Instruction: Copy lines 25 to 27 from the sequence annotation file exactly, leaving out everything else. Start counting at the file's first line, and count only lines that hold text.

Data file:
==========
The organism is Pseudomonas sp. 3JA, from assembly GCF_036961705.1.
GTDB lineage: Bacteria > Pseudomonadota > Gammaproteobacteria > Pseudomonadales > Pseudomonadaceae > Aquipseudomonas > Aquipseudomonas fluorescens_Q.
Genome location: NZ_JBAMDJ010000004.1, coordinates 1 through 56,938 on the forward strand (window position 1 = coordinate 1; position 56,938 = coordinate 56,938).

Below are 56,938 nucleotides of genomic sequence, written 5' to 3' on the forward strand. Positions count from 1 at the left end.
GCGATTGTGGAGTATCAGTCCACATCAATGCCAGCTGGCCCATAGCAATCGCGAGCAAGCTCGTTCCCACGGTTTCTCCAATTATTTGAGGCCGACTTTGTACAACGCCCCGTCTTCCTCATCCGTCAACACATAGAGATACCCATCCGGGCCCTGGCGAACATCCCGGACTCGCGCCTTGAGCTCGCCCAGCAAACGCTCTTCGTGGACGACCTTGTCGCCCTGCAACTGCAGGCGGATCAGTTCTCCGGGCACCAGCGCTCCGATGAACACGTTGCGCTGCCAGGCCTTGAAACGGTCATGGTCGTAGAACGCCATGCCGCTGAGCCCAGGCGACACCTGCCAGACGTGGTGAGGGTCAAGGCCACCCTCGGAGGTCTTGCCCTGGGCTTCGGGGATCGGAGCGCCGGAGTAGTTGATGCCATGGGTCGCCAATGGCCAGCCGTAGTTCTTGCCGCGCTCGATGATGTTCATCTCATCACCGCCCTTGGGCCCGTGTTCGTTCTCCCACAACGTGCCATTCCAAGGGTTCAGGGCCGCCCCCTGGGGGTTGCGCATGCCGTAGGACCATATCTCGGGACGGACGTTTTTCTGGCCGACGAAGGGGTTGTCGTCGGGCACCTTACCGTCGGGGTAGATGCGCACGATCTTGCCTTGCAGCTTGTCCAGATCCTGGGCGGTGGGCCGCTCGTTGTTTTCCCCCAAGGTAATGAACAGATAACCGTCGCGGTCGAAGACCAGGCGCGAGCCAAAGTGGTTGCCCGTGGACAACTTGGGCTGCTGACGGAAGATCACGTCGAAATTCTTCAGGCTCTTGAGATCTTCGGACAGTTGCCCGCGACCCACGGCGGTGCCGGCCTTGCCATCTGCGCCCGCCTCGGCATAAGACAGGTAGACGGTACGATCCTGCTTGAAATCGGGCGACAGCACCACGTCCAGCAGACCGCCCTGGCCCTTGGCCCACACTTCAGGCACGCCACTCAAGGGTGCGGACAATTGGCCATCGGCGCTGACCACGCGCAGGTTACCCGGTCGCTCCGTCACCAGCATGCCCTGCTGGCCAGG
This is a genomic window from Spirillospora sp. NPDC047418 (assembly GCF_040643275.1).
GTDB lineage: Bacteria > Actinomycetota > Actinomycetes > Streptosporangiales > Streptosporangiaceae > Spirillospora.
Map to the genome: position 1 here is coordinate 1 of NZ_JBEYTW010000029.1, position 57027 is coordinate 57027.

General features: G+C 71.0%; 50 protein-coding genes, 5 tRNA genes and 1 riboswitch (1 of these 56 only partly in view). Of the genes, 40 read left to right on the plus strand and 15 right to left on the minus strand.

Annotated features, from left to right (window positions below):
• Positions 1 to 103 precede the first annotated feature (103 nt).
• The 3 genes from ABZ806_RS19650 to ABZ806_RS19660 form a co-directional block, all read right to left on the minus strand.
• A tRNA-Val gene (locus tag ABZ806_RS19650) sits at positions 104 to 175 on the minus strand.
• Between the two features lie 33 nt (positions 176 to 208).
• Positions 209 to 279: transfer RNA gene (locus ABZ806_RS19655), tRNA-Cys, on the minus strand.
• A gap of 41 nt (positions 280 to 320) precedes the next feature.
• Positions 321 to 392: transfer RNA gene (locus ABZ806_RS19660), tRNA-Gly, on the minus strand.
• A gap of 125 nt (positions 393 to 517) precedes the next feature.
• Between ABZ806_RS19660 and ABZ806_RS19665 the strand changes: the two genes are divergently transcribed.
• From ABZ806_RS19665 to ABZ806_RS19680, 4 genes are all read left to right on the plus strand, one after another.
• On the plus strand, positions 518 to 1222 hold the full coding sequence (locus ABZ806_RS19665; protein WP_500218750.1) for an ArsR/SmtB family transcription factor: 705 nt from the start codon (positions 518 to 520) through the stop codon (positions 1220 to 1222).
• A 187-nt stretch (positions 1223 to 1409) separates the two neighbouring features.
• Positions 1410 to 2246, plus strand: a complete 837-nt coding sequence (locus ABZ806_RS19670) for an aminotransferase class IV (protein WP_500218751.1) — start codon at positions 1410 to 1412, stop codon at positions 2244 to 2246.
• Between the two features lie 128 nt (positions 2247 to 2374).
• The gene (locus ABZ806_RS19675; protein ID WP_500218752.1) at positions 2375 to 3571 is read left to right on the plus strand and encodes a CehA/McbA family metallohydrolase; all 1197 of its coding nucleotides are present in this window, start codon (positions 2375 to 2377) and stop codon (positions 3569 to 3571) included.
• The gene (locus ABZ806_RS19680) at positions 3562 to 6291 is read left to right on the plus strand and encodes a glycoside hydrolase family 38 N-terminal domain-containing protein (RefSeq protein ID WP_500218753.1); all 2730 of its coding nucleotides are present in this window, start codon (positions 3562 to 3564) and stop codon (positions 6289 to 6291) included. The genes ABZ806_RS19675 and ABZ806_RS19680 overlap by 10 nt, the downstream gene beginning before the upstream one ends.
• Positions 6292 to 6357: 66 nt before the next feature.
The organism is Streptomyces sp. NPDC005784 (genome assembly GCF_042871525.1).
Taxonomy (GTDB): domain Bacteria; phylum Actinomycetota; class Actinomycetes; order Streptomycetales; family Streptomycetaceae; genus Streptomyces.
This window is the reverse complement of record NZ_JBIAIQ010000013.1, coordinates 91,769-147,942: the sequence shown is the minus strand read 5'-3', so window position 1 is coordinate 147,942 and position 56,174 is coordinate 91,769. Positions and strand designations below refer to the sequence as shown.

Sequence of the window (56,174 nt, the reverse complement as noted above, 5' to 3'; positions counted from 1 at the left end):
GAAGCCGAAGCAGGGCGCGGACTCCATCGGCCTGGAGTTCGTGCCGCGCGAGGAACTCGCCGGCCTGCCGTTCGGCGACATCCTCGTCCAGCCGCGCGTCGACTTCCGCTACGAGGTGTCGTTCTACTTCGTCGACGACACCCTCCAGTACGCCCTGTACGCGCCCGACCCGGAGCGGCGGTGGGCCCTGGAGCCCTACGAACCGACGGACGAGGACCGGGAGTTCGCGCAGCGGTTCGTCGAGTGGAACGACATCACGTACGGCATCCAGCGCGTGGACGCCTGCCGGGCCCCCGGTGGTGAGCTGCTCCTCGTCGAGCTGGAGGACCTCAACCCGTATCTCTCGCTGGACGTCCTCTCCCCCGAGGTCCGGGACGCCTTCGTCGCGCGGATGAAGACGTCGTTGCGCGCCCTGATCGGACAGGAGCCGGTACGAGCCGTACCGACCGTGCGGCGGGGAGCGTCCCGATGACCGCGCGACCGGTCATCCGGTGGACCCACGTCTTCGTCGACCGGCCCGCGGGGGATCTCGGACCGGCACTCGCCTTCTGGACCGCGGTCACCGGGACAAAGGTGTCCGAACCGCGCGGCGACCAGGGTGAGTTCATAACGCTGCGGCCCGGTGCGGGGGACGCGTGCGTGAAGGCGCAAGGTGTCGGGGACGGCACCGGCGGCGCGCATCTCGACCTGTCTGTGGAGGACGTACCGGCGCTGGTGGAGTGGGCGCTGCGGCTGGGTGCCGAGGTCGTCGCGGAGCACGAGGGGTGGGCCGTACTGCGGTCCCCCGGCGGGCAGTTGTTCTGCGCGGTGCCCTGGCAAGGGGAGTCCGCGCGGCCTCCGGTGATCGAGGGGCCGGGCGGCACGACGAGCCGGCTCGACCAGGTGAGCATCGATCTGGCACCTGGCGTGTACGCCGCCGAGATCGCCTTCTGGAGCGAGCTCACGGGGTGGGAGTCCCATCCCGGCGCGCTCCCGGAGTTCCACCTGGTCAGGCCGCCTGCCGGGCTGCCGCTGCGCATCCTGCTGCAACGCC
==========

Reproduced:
• The gene (locus ABZ806_RS19675; protein ID WP_500218752.1) at positions 2375 to 3571 is read left to right on the plus strand and encodes a CehA/McbA family metallohydrolase; all 1197 of its coding nucleotides are present in this window, start codon (positions 2375 to 2377) and stop codon (positions 3569 to 3571) included.
• The gene (locus ABZ806_RS19680) at positions 3562 to 6291 is read left to right on the plus strand and encodes a glycoside hydrolase family 38 N-terminal domain-containing protein (RefSeq protein ID WP_500218753.1); all 2730 of its coding nucleotides are present in this window, start codon (positions 3562 to 3564) and stop codon (positions 6289 to 6291) included. The genes ABZ806_RS19675 and ABZ806_RS19680 overlap by 10 nt, the downstream gene beginning before the upstream one ends.
• Positions 6292 to 6357: 66 nt before the next feature.